Firebug has become a favorite tool of WordPress developers because it is simple to access and use. It can be opened in a separate window, or as a Firebug panel at the bottom of the browser. Firebug has been designed to stay out of your way until you need it. With a click of your mouse you can minimize — Firebug still on but running in background waiting for you to access; or close Firebug — turn off application until you next need it.
Where can I get a copy of the Firebug program
You can download and install Firebug from three sources:
Go to: https://addons.mozilla.org/en-US/firefox/addon/firebug/ and click +Add to Firefox
From Firebug’s release page to get latest release or beta version of future releases: https://getfirebug.com/releases/
Access program from the Firebug Source page: https://getfirebug.com/wiki/index.php/Source
As indicated above, Firebug can be can download and installed from https://addons.mozilla.org/en-US/firefox/addon/1843/ by clicking the DOWNLOAD button. This will bring up a Click on the Install Button option. The download can take a few minutes and you will have to restart your Firefox browser to reboot. To activate Firebug, go to the top left corner of your Firefox browser then to > Web developer, and click that icon.
Getting Started with Firebug
Upon completion of your FireBug installation, a Gray ‘FireBug’ Icon will appear along the top of the Firefox navigation tool bar window. When you click on the Bug icon the Firebug application will open in the bottom section of your web page.
Firebug lets you view any site’s code structure
When you open Firebug, three tabs are activated: HTML, CSS, and DOM. With these basic settings you can scan the web page’s HTML code, CSS styling and its document object model. Firebug does add additional processes to your browser, which can slow down your webpages. Firebug tries to help, but the more features you turn on the slower things will get.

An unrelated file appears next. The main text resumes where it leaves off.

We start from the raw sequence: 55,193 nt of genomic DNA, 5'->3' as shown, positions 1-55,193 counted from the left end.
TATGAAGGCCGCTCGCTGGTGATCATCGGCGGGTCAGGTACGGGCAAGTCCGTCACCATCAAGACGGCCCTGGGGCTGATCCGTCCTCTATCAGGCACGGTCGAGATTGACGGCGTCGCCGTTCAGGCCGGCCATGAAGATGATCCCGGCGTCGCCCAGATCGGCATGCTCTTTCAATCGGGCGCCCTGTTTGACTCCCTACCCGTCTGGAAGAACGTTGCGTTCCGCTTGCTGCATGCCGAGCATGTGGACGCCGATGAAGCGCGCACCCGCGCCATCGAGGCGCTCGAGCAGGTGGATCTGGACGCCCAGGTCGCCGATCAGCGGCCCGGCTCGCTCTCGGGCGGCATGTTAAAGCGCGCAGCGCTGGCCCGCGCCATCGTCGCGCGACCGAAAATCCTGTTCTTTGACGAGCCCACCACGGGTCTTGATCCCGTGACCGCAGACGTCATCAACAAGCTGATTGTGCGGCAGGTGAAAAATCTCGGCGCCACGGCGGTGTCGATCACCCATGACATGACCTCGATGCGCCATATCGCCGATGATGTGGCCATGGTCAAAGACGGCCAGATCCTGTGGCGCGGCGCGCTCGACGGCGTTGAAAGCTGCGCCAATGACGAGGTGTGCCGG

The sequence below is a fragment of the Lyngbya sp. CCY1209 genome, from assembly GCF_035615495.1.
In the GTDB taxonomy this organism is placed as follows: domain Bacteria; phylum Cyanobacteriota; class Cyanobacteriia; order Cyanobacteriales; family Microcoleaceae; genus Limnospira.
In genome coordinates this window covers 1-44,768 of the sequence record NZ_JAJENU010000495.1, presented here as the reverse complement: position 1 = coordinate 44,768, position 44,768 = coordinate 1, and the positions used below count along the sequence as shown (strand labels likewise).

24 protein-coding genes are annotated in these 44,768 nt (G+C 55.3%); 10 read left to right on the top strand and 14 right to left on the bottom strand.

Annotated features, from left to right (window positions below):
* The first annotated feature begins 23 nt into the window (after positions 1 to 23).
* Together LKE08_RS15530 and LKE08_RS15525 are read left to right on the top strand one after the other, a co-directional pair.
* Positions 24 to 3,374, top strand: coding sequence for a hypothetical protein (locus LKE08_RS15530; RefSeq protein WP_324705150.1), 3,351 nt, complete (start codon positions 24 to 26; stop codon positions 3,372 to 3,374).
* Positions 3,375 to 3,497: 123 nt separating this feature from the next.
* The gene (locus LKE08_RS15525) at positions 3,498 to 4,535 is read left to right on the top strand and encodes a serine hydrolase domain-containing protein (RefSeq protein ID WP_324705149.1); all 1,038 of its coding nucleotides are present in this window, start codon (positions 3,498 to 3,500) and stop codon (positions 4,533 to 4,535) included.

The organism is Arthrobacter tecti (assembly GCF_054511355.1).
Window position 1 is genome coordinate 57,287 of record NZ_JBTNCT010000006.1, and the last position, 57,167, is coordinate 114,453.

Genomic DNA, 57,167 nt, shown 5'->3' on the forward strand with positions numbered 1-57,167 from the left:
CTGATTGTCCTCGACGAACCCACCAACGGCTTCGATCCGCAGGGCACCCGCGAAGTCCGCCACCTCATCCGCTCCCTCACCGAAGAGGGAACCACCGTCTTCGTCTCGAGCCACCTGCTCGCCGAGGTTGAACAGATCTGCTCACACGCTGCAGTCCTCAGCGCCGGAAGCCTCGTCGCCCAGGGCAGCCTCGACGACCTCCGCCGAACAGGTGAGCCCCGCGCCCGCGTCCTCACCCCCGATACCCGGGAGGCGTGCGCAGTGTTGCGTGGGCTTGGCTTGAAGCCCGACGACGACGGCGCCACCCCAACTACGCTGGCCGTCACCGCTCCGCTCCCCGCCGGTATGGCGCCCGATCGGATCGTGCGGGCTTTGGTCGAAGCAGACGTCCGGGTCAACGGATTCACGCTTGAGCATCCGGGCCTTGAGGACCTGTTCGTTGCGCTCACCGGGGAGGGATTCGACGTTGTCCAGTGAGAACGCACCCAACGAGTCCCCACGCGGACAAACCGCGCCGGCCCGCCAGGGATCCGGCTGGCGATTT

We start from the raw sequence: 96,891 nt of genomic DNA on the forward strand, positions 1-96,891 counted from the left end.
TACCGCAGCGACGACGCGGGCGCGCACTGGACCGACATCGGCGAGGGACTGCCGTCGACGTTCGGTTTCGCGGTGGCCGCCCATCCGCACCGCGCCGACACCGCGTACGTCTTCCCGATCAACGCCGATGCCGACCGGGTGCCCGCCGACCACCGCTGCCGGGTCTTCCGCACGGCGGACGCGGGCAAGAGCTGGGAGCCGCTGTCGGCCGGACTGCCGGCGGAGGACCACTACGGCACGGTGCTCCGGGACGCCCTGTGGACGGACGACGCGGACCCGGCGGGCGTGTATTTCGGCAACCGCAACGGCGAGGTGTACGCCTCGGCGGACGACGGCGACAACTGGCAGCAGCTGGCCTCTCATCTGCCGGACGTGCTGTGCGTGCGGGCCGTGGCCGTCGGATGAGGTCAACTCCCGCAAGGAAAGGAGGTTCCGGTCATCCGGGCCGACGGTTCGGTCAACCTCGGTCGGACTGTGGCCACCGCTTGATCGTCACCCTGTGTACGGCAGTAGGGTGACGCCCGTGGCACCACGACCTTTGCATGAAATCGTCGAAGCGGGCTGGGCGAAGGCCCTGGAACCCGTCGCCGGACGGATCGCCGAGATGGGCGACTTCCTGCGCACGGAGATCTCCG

How to use Firebug to Inspect and Edit HTML Code
Firebug is a great tool for those new to WordPress, and just beginning to understand how HTML elements build a web page, examine and understand how the various HTML code lines are affecting the structure of that page. Firebug lets you edit the HTML live so you can instantly see the results of real-time corrections. Firebug’s HTML tab shows you what the HTML looks like right now.
Firebug highlights your changes, in yellow, as they occur
How Firebug helps you edit the HTML in real-time
Firebug allows WordPress developers /site managers make HTML changes and see the result immediately This feature gives you a way to experimentally edit, delete, or create HTML attributes and follow the results of any changes as you key-in your work.
If you right-click an element and choose “Edit HTML” from the menu, Firebug allows you to edit the entire HTML source of any element.
Finding answers with the Firebug ‘Inspect’ Button
When something on your web page doesn’t look the way you expected, the fastest way to find out why, is to go to the Firebug’s toolbar and to click on the “Inspect” Button. As you move around the page, whatever is beneath the mouse’s curser is revealed the HTML and CSS code that is building the page.
Firebug lets you inspect, edit than reload page
With Firebug you can inspect an element in the HTML tab, then you can reload the page, and if that element still exists, Firebug will continue to show that same element. This makes it easy to test changes made in an editor and then return to Firefox to see how it looks.
Firebug gives you an easy way to copy the source
When you right-click on any element, Firebug offers you several options for copying parts of that element to the clipboard that identifies the aspect of the element uniquely.